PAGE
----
Have students take on an independent or group project on their nearby river, stream or wetland.  This may be participating in a monitoring program or joining a landcare group doing weed control or other habitat development work.


Scenario 1: Before settlement by Europeans 
Australian rivers were complex systems of riffles, glides, runs and deep pools moving over gravel, sand, mud and cobbled river bottoms. 

The rivers ran unimpeded from cold swift mountain streams down to slow moving low-lying floodplains.  Seasonal floods allowed aquatic animals to migrate easily up and down to find good habitat and spawn.  The rivers dried yearly creating isolated pools along the floodplain which were excellent breeding areas for frogs. Large fish passed the dry summers in chains of deep pools in the river channel.
Water temperatures rose and fell seasonally, and provided cues for fish to spawn and grow.  Trees covered the slopes, controlling erosion and keeping the water clean and clear.  When they fell, they became snags in the rivers and created complex in-stream habitats. Introduced pest species such as Carp, trout, Redfin perch and goldfish were unknown. 

Scenario 2: Europeans arrived
Europeans arrived and began to modify the landscape, especially near the coast and along large rivers.  Wood and debris were removed from the waterways to make them more navigable for boats.   

Some land was cleared for grazing and farming causing erosion and nutrient run-off into rivers. Seasonal flooding and drying continued, prompting spawning and providing safe habitats for frogs.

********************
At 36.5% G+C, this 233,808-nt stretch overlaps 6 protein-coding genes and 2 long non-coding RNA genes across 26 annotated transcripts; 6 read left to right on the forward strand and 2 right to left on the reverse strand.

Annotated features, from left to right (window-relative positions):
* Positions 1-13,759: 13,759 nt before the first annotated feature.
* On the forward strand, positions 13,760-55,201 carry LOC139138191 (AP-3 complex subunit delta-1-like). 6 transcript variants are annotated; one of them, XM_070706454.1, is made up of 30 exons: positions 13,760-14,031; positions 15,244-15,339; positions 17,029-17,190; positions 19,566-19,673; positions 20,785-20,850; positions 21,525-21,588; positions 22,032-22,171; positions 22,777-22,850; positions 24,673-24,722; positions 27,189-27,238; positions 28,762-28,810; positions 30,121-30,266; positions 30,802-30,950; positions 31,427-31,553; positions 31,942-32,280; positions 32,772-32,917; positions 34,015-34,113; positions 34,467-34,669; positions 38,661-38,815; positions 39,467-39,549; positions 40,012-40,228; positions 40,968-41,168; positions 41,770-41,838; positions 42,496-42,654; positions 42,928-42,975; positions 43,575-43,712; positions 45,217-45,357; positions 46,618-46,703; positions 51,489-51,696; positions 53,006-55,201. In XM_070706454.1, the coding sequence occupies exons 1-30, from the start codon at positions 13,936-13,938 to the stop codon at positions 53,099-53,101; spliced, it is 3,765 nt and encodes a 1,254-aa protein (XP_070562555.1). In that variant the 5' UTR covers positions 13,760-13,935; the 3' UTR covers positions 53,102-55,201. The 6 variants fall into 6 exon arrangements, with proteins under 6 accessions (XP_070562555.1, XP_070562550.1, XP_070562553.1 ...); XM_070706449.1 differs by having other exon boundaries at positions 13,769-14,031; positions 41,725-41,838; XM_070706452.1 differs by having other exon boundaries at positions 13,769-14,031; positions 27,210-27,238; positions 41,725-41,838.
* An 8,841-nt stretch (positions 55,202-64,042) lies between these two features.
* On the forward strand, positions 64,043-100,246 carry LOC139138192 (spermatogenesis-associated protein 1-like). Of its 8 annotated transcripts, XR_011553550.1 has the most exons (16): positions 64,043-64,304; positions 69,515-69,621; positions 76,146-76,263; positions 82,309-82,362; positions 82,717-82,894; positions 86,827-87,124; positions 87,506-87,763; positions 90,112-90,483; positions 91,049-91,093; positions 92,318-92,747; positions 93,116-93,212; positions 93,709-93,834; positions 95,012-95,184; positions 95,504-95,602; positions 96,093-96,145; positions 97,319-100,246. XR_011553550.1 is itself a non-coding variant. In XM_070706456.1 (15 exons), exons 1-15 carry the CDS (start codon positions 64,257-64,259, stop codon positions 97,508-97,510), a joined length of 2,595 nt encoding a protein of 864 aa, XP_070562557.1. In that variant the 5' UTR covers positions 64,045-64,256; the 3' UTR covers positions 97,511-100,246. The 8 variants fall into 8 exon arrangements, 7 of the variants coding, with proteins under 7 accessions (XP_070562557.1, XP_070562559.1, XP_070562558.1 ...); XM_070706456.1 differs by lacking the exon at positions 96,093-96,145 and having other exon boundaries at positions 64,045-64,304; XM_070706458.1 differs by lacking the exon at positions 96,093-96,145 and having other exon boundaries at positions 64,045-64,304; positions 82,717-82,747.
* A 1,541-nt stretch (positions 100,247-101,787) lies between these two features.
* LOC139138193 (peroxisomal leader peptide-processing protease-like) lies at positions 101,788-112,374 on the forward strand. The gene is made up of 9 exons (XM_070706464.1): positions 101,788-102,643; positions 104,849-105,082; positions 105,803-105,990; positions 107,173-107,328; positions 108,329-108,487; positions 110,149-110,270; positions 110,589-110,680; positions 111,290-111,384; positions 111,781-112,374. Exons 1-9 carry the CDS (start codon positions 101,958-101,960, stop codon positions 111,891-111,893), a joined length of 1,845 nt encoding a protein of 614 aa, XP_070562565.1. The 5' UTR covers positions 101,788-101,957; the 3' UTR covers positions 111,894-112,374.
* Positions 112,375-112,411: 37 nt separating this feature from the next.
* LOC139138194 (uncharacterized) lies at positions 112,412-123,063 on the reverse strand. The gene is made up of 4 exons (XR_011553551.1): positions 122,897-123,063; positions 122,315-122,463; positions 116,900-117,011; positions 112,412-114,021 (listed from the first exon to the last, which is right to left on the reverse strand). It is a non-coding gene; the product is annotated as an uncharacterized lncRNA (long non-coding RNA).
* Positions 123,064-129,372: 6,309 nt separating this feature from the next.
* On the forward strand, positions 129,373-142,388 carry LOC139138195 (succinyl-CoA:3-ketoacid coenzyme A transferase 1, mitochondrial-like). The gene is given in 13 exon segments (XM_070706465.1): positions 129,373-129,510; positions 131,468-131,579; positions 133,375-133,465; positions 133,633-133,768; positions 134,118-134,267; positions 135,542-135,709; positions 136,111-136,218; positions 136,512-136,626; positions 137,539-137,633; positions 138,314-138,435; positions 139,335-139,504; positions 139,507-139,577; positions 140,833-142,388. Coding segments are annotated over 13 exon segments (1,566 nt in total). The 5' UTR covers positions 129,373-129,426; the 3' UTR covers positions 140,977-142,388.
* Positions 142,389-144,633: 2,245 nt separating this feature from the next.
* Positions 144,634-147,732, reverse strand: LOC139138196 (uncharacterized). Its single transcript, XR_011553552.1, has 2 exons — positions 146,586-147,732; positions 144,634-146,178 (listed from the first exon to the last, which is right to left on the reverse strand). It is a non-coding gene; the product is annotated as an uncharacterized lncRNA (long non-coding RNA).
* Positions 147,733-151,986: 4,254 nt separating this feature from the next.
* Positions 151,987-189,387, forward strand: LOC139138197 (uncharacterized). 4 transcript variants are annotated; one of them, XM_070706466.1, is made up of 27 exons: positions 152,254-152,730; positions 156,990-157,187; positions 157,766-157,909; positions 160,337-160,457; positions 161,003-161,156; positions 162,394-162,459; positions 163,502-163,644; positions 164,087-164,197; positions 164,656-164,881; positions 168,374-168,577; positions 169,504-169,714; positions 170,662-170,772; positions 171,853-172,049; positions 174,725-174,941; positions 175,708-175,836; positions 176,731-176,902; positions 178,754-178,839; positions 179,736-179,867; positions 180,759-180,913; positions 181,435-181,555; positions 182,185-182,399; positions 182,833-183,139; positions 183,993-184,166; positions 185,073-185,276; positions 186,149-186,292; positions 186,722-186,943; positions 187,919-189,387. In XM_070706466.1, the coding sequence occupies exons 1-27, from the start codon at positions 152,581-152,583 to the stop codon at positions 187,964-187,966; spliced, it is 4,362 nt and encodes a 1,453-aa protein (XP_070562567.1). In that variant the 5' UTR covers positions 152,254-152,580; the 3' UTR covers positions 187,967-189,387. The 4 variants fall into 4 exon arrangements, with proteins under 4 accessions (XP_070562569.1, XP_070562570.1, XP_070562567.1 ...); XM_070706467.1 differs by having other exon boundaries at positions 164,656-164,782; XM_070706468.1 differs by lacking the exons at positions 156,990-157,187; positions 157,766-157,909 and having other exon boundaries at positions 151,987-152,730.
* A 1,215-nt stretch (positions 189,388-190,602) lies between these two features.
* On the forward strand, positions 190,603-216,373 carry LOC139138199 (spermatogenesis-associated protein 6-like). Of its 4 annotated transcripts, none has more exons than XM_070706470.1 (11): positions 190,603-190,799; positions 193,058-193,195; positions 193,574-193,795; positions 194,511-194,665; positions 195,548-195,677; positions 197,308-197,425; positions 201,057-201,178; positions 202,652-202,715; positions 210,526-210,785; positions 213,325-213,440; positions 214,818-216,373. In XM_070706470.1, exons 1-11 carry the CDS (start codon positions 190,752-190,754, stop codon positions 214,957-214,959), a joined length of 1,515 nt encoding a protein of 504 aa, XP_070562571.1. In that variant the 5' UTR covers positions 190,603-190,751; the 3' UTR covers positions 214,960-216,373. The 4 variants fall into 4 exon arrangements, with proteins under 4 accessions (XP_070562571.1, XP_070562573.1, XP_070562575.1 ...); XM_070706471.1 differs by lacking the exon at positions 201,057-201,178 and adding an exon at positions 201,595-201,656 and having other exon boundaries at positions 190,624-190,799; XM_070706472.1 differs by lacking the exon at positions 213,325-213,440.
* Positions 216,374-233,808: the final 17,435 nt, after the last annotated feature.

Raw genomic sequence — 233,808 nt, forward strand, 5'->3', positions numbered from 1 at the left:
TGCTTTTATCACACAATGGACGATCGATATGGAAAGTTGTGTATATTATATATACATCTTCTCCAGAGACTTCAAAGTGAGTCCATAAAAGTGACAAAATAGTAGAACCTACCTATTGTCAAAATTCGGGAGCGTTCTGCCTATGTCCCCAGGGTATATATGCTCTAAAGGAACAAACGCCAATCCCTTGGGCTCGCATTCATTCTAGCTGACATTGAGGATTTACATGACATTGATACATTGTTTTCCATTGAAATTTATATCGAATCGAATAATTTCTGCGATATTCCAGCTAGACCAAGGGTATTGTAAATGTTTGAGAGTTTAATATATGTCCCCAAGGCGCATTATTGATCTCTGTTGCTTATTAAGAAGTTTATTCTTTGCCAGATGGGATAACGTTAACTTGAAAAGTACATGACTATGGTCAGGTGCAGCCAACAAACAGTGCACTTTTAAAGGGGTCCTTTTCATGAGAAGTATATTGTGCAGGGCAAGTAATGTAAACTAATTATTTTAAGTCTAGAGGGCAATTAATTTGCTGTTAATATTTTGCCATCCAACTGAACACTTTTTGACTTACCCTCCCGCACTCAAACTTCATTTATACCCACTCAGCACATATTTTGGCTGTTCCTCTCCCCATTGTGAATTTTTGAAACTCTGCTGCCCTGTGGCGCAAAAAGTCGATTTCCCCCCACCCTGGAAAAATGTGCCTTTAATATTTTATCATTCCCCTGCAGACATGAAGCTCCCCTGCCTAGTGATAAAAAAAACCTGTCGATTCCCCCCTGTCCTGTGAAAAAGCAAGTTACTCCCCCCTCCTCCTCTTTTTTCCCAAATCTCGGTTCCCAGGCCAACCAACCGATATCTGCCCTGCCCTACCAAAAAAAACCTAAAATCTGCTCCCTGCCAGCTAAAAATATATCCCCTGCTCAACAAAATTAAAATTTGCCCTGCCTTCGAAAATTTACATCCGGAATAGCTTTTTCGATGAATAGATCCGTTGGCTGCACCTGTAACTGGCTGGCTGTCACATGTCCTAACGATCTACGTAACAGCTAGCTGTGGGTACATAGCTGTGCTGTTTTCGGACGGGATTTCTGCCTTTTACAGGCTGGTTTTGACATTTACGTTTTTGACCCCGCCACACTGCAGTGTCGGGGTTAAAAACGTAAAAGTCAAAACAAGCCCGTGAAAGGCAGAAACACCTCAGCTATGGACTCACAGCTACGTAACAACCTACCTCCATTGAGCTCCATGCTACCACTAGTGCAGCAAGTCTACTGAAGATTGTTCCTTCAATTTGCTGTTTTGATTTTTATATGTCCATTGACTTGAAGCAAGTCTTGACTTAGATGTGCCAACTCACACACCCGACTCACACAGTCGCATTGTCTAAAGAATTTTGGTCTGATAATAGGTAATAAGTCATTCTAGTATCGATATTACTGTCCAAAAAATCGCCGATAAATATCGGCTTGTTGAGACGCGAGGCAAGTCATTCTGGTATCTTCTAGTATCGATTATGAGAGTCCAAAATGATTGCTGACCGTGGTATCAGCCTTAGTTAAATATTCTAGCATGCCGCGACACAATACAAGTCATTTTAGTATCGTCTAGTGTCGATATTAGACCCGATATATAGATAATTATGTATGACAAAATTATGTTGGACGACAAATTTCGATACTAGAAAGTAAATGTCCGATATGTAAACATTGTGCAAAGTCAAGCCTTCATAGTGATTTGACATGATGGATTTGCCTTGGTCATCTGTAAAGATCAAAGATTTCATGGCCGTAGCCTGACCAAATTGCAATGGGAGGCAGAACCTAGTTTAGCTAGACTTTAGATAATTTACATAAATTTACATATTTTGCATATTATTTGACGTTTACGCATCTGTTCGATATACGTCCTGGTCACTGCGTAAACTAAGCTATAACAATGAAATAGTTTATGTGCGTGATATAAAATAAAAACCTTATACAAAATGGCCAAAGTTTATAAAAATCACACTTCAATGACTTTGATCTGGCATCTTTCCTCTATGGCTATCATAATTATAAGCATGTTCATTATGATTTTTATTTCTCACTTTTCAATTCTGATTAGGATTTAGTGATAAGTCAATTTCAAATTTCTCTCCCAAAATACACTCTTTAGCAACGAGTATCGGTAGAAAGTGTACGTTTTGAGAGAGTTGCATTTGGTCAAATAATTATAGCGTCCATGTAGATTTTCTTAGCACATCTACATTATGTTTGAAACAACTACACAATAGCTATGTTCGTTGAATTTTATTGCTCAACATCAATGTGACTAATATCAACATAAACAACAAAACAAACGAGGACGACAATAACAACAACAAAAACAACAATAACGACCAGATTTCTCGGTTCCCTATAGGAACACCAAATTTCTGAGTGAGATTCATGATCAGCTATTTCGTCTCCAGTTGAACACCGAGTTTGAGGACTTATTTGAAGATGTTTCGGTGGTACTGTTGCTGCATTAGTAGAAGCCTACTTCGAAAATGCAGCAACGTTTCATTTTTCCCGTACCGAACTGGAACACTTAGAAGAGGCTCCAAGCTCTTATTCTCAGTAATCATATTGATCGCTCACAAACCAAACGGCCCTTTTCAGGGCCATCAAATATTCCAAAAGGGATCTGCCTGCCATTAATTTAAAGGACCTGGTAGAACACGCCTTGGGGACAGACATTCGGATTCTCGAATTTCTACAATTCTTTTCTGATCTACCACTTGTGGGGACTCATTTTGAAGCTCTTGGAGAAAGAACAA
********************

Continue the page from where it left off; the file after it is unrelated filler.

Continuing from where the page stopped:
The cold upper reaches of rivers were largely unchanged, and temperature fluctuations remained stable. By 1908 Carp, goldfish, Redfin perch and Brown trout had been introduced to most rivers.

Scenario 3: Damming the rivers 
This began in the early 1920s with the creation of Burrinjuck Dam, the Snowy Hydro Scheme in the 1950s and continued through the 1970s.  Flood events largely ceased, and releases from the dams were irregular and often unseasonably cold.  Passage up and down the river was severely restricted by dams and weirs and low flows. 
Without floods to scour out the rivers, cobbled and rocky river bottoms were often covered with sand and mud.  Trees near the river died back as the lower water levels left many high and dry. Large fish were trapped in deep pools and were unable to migrate and breed.  

Grazing pressure and land clearing increased, causing more nutrients and soil to end up in the rivers. Demands for water increased meaning both the seasonality and volumes of flows were altered.

Wide, shallow, sandy and rocky substrate river (top) contrasts with the wide, deep, reed and healthy Red gum-dominated river (below). Photographs: Bill Phillips
Wide, shallow, sandy and rocky substrate river (top) contrasts with the wide, deep, reed and healthy Red gum-dominated river (below). Photographs: Bill Phillips